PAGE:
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Instituto de Higiene e Medicina Tropical (IHMT) Open day

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Universidade Nova de Lisboa Open Day provides an excellent opportunity for participants to engage with the institution’s activities and connect with dedicated teachers and researchers shaping the future of science. The CLIMOS project was proud to be part of this event, showcasing its contributions to scientific progress and its commitment to addressing pressing global health challenges.

The Open Day 2024 took place on May 10, in person, from 9:30 am to 5:00 pm, featuring an educational, engaging, and unique program in Portugal.

The Institute of Hygiene and Tropical Medicine reaffirms its dedication to research showcasing its impactful endeavors, vital clinical and laboratory services supporting the community, and comprehensive educational offerings, notably its master’s and doctoral programs.

As a globally recognized institution playing a pivotal role in tackling pressing health challenges worldwide, particularly within the CPLP (Community of Portuguese Language Countries), IHMT NOVA’s Open Day serves as a prime opportunity for attendees to engage directly with the institution’s activities. It provides a platform to interact with passionate faculty and researchers committed to engaging future generations and driving scientific advancement.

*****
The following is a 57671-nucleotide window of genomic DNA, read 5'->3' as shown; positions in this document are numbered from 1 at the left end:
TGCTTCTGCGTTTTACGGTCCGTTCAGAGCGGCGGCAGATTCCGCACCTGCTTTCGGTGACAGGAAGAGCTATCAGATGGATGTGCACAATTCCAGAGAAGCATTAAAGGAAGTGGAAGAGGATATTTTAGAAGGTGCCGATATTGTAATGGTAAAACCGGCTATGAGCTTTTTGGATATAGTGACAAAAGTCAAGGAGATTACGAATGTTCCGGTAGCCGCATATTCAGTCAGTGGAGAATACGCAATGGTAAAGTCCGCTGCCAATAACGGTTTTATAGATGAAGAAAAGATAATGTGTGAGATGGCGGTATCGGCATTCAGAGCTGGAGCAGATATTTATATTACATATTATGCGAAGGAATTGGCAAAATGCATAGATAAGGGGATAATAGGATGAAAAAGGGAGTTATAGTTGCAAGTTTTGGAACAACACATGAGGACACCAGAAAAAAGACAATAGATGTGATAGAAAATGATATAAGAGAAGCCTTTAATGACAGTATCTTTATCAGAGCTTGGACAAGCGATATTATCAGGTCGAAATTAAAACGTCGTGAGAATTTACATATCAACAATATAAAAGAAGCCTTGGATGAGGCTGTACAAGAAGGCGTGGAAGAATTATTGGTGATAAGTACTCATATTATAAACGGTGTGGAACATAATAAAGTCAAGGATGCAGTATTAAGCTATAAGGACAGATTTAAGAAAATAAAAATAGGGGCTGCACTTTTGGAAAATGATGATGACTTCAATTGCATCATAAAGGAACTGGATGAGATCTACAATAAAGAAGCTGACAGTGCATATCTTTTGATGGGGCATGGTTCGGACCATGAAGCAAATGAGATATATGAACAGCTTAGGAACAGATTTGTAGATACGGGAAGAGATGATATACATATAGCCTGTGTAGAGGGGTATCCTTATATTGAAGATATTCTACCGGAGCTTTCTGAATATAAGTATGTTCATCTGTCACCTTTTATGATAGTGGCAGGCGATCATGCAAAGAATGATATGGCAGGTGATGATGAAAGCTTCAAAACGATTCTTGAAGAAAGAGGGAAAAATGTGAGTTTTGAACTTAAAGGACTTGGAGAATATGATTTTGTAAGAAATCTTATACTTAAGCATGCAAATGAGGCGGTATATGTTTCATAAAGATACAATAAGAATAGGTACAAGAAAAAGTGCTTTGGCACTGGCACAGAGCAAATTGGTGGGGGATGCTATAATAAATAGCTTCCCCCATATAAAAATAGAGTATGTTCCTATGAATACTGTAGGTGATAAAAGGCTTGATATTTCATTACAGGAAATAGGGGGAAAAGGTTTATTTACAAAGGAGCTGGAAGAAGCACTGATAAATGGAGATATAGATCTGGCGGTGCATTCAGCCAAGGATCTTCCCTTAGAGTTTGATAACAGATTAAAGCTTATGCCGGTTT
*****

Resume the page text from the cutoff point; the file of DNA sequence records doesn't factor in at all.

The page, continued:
This year is marked by significant societal interest, particularly from middle schools (9th grade) and high schools (10th – 12th grade). This success reflects the event’s crucial contribution to the vocational and educational growth of young visitors, affirming its importance in shaping their future endeavors.

For this year, participants were able to observe bacteria and fungi, as well as handle parasites, insects, and mollusks. Additionally, they could extract and visualize DNA, participate in a simulation of a traveler’s consultation, and learn more about the institution’s history and tropical medicine through a visit to the IHMT Museum. Furthermore, participants could take part in the activity titled “I Want to Contribute to Science” and get up close with the Mosquito Web and the CLIMOS Project.

About our work disseminating CLIMOS:

Tarcísio and Carla delivered a presentation on the CLIMOS project, elaborating on the nature of phlebotomus, leishmania, and the transmission cycle of the disease. They also addressed the effects of emerging climate changes on phlebotomus propagation and its implications for infection risk. Subsequently, the children watched a CLIMOS video, followed by an up-close examination of phlebotomus life stages—egg, larvae, pupa, and adults—through a magnifying lens. Additionally, they had the opportunity to observe the Leishmania parasite under a microscope.